What is OpenBorder? Is it just another translation job board trying to catch a middleman’s fee for putting buyers and sellers together? Or does it offer something tantalizingly different?
Online translation marketplaces and job boards have been around for as long as the internet began to impact the translation industry. Many have come and gone… Another one is unlikely to excite a lot of interest…
… unless OpenBorder is something completely different and offers something of real merit to its potential users.
Here’s the reaction of a small language service provider who emailed me after reading the original story  outlining how OpenBorder could work:
“… it’s very hard not to get excited about it. It is, after all, not just one novel idea but a whole raft of them that, together, offer a very coherent and comprehensive solution to age-old problems faced by buyers and sellers in the translation industry. It is not only a new solution, or a much better one, but the first one of its kind.”
Sounds like a good review. But what are these “age-old problems” which supposedly bedevil the translation industry? And what are the innovative solutions that OpenBorder actually proposes? Is there some practical utility behind the idea? Who will it benefit?
This blog post is to introduce a series of articles which will explore these questions and the ideas which lie behind the OpenBorder idea. They will also touch on questions such as:
- Why do translators often feel so undervalued and underpaid? (And how do we change that?)
- In an expanding global market, why do translators think their rates are under pressure? What can they do about it?
- Why do many small and medium-sized translation companies struggle with profitability issues? What practical steps can they implement to boost profitability – apart from squeezing the rates of their most valuable asset – the translators?
- Why do translation buyers have trouble correlating price and quality? Is there such a correlation? Or should there be?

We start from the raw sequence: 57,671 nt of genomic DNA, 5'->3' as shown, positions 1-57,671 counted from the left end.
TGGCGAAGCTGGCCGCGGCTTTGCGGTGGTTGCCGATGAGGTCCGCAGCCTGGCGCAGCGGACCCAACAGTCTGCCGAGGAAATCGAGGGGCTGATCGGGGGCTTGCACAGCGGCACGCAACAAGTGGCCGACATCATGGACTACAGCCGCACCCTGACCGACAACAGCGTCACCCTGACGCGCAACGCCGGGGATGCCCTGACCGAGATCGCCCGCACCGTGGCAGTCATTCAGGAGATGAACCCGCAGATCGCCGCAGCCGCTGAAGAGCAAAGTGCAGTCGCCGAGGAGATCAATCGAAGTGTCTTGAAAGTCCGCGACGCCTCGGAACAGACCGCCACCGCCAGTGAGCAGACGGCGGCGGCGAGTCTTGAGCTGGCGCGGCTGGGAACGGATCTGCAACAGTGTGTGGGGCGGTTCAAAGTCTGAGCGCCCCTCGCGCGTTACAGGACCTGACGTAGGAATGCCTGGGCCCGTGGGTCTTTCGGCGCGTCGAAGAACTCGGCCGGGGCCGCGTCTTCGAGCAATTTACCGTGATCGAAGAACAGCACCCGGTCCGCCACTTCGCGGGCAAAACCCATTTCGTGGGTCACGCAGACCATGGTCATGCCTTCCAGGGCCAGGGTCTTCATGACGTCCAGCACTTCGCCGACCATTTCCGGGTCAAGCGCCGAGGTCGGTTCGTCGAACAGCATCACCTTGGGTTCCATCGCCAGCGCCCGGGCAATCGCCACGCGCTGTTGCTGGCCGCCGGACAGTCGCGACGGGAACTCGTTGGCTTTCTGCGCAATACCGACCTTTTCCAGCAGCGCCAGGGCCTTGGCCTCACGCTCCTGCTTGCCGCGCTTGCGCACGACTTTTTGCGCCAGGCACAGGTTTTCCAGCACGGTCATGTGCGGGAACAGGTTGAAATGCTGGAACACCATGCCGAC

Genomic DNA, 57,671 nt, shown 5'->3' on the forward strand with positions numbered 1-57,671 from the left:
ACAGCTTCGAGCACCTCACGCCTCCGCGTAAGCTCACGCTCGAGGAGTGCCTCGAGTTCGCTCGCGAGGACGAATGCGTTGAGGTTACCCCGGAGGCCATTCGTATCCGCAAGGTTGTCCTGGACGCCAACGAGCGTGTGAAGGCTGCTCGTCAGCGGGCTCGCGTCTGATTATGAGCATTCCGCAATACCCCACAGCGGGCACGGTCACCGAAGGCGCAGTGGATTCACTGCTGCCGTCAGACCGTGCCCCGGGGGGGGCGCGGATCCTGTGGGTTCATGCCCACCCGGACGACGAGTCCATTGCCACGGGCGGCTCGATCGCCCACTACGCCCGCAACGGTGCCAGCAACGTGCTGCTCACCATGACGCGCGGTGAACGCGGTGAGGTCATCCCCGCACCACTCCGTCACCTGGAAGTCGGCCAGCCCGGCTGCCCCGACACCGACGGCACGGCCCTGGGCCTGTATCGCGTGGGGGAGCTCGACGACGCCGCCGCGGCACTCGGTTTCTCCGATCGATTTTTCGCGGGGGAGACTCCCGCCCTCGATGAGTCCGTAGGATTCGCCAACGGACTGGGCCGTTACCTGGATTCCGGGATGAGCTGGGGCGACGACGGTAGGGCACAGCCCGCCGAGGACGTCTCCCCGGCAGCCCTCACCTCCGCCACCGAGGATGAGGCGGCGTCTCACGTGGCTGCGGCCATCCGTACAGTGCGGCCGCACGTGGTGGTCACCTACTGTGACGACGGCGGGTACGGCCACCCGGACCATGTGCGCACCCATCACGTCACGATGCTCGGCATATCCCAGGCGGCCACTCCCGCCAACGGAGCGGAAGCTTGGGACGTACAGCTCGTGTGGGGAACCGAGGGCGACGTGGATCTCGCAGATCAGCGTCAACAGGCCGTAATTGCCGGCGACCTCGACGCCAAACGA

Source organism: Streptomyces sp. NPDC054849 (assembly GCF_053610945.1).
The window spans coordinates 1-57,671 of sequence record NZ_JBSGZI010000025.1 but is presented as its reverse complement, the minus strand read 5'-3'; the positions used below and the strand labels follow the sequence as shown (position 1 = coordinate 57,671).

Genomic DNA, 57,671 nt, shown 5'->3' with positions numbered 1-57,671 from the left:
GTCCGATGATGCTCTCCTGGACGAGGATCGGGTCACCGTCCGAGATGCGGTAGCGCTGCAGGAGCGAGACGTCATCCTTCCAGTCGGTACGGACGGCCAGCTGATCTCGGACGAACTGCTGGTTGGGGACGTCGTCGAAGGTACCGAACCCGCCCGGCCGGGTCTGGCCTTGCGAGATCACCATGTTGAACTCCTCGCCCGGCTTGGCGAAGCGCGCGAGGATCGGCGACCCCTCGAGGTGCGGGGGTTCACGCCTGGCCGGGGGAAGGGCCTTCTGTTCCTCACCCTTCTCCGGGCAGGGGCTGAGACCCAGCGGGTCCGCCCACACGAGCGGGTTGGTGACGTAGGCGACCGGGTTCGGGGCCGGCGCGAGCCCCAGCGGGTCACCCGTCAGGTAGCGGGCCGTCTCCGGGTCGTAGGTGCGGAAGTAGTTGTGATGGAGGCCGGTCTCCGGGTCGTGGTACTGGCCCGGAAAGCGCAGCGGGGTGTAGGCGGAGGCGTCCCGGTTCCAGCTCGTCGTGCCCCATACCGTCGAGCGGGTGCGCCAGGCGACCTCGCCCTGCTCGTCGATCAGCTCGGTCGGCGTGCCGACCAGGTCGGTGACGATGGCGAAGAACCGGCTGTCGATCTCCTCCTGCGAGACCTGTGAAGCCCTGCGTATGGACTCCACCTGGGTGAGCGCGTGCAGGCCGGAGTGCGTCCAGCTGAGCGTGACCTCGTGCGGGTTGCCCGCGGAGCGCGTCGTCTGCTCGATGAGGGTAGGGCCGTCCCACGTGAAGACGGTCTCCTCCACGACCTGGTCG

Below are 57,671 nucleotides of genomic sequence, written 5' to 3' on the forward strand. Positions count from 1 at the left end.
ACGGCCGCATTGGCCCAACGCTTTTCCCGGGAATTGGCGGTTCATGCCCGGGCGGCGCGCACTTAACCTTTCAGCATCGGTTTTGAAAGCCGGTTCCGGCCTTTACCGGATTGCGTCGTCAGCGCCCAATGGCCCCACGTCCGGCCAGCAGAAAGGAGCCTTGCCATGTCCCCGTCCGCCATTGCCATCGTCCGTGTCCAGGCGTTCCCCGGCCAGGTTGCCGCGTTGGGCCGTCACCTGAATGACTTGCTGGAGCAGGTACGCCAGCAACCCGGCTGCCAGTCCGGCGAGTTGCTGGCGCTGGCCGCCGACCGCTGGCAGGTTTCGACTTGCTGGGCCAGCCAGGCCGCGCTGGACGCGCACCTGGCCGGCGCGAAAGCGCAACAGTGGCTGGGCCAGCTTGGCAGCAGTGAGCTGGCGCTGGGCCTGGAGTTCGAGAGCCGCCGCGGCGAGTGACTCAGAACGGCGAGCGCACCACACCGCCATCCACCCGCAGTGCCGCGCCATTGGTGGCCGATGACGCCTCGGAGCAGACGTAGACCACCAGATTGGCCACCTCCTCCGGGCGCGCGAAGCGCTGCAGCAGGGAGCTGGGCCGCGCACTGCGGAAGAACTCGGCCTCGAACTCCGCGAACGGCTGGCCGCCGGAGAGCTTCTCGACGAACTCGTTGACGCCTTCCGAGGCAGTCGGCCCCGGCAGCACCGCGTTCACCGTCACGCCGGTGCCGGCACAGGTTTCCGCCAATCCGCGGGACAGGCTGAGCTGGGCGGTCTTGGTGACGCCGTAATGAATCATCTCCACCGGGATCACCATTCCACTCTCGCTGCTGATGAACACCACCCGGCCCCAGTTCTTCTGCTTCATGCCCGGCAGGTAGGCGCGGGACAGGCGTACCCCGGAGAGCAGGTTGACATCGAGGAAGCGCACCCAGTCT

- Why do buyers have a hard time selecting translation providers appropriate to their needs? Can we help them make more rational choices?
- Buyers want to pay less and translators want to be paid more. Can both win?
- Buyers want their work delivered sooner, but translators often need more time. Is this an unresolvable contradiction?
- How can translation quality standards be better leveraged by all translation players – freelancers included?
- Can we have our own banking process that will guarantee payment for translation providers willing to take on new, unknown customers abroad? And ensure they get paid in their own currency?
- Can we ensure that translators are paid promptly within days (not months) of delivery?
- What about a cast-iron dispute resolution system that protects the interests of all parties and which everyone will find quick and fair?
The big “gap”
What is the impetus behind the OpenBorder idea? It comes from the huge gap in the understanding of core issues surrounding translation between buyers and providers. This “gap” negatively impacts on the business relationship. This is no surprise to translators who are often keenly aware of the fact. But new, inexperienced translation buyers usually have no idea that their knowledge, attitudes and beliefs about translation (and how to buy it), often differ very markedly from the suppliers they hope to have a business relationship with.
We cannot really blame many of our customers for their apparent lack of even a rudimentary understanding about languages and how they work – this is one of the “facts of life” linguists must live with. After all, we didn’t pick it all up overnight ourselves.